The U.S. Census Bureau released alarming data yesterday verifying something we've known all too well for the past three years: Black and Latino communities have been disproportionately hurt by the Great Recession. However, the Bureau's report reveals the extent of the damage, demonstrating that the median wealth of white households is now 18 times that of Latino families and 20 times that of black families.
These numbers are jarring and illustrate a widening income gap (the largest since the Bureau's been collecting income data) between whites and communities of color in the United States. Consider that while the median wealth of white households dropped by 16% during the recession, black households saw their median wealth drop by 53% and Latinos lost nearly 66% of their wealth. These statistics are dismal, to say the least.
Money isn't everything, as they say, but disparity and inequity levy incredibly corrosive effects upon the broader society. As the late historian Tony Judt argued, the levels of income inequality in the United States are uncommon among other wealthy nations. Such enormous income gaps, Judt noted, breed animosity, insecurity, and – most strikingly – unhappiness.
So, in a nation where we're all endowed with the right to pursue happiness, our policies and our economic attitudes are making that happiness harder and harder to find. Whole could and have been written about the causes of the recession, but what caused it is less important than how we responded to it. We didn't take steps to ensure that those who would be most financially devastated by an economic downturn (say Latino mortgage-holders in California and Florida or Blacks employed in manufacturing or the service industry) had some sort of safety net beyond a meager tax refund.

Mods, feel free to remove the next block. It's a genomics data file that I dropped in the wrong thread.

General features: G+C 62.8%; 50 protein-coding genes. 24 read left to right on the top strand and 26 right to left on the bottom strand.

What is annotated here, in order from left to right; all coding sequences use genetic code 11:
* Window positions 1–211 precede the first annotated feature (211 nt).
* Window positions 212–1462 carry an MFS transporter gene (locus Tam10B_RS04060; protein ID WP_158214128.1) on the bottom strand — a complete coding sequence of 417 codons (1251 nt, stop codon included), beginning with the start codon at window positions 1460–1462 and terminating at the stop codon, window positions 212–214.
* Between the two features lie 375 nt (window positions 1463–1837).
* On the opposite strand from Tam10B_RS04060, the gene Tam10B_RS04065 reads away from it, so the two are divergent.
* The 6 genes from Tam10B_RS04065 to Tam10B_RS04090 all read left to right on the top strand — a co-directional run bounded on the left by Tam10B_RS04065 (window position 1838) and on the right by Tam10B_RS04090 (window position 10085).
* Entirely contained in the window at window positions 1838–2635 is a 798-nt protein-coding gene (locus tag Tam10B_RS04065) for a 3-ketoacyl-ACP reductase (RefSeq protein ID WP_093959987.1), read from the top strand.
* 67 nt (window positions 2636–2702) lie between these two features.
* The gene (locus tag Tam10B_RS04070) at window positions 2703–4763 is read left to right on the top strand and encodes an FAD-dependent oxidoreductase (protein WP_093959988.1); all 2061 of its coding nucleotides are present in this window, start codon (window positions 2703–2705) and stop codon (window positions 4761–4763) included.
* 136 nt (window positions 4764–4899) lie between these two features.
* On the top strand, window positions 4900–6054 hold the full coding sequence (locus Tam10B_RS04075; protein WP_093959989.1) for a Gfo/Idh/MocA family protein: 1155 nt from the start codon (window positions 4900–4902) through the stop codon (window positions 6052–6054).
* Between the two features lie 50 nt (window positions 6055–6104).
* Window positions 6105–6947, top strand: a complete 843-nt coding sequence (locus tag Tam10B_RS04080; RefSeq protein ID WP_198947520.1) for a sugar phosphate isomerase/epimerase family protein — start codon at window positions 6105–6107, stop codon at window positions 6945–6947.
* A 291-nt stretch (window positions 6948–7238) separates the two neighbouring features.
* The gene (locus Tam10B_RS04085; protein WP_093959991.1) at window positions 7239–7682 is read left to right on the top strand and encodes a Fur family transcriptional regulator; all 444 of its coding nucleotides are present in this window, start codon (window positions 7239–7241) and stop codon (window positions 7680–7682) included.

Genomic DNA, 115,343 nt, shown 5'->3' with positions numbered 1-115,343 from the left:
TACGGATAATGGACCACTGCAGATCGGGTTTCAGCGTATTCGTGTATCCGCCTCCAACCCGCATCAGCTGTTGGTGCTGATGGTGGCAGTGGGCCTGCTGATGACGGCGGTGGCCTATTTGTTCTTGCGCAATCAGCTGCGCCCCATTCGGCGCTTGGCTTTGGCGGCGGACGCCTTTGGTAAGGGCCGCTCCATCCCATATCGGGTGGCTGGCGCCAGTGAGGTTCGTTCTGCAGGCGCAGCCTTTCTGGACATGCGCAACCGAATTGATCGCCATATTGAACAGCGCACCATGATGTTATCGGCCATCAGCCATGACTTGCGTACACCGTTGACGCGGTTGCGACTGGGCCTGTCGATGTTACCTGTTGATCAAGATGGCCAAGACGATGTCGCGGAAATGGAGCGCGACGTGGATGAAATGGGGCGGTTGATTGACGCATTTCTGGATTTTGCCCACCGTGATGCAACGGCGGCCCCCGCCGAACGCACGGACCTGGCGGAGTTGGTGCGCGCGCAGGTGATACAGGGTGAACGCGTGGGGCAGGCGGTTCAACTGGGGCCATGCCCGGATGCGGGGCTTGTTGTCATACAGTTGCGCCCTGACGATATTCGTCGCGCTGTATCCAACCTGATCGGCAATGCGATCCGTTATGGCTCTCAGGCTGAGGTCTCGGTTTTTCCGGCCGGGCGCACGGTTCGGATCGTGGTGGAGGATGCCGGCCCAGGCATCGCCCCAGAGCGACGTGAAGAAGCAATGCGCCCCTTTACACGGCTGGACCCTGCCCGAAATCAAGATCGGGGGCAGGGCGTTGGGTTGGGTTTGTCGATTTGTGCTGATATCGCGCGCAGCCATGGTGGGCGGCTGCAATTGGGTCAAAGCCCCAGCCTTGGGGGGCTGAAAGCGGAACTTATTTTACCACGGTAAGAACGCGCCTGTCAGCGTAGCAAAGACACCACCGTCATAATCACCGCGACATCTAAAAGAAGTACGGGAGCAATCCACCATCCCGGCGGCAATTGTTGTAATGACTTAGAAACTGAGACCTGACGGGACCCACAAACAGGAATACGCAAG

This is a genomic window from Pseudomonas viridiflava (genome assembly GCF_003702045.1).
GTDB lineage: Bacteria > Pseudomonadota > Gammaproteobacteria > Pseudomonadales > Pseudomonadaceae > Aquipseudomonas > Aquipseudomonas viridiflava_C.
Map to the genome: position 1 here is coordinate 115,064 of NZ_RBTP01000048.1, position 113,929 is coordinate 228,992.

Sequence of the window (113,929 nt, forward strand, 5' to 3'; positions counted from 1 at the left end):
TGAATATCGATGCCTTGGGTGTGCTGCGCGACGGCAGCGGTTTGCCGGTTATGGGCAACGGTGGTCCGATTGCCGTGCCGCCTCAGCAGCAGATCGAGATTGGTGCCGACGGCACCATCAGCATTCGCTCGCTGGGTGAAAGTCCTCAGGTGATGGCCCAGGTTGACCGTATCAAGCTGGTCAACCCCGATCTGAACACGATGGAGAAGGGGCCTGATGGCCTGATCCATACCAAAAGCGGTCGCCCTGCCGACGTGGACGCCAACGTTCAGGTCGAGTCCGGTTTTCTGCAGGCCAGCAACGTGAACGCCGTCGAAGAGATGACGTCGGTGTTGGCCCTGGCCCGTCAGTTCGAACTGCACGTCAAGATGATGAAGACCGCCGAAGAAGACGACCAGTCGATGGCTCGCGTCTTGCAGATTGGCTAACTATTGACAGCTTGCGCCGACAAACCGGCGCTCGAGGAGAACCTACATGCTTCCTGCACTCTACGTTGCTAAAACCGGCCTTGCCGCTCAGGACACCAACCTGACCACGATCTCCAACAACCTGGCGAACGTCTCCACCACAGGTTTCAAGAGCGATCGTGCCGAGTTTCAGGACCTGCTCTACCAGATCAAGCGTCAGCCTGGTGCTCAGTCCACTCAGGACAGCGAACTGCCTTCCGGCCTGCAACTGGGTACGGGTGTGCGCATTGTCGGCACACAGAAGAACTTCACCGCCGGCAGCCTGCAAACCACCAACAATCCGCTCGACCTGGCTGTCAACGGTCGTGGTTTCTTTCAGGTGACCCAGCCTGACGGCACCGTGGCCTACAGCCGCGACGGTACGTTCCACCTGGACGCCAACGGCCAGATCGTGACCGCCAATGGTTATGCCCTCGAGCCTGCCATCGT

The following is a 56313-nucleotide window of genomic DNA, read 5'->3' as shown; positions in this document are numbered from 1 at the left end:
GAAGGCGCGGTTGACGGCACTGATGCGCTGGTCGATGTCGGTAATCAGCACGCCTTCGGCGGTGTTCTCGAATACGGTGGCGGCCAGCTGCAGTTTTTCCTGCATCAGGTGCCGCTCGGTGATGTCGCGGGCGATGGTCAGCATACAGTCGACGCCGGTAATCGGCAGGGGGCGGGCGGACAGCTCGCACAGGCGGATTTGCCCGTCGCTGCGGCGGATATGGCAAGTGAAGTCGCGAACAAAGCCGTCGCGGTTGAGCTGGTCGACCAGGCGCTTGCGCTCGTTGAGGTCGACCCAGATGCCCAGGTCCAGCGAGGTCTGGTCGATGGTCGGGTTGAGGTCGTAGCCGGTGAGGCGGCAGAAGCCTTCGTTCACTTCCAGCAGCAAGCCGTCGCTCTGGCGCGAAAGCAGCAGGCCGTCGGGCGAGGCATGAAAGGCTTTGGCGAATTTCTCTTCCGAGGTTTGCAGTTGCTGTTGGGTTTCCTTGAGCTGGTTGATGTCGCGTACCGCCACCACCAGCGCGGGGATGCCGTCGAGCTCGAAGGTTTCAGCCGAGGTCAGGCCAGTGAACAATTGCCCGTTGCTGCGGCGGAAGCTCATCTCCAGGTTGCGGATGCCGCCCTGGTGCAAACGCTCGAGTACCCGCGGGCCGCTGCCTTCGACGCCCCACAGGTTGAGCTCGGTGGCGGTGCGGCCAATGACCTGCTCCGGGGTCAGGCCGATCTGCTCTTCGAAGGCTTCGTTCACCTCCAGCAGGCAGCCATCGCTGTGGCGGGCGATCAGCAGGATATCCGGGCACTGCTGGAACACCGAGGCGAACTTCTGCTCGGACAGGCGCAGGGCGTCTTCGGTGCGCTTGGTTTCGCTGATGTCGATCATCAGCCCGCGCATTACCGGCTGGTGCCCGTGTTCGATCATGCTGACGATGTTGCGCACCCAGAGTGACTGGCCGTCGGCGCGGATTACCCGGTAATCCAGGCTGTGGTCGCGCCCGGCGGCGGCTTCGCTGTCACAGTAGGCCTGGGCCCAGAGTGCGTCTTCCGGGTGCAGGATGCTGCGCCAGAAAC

We didn't take those critical steps and now rather than building up our social safety nets, we're tearing them down. Among those social safety nets – perhaps the most critical of them all – is the promise of a quality public education to all children, free of charge. Every time we close a struggling school rather than coming to its aid, every time we cut an after school program to "protect our job creators," and every time we push out a high school student we destroy a safety net and widen the disparity. And yet, this is exactly how we have responded to the Great Recession.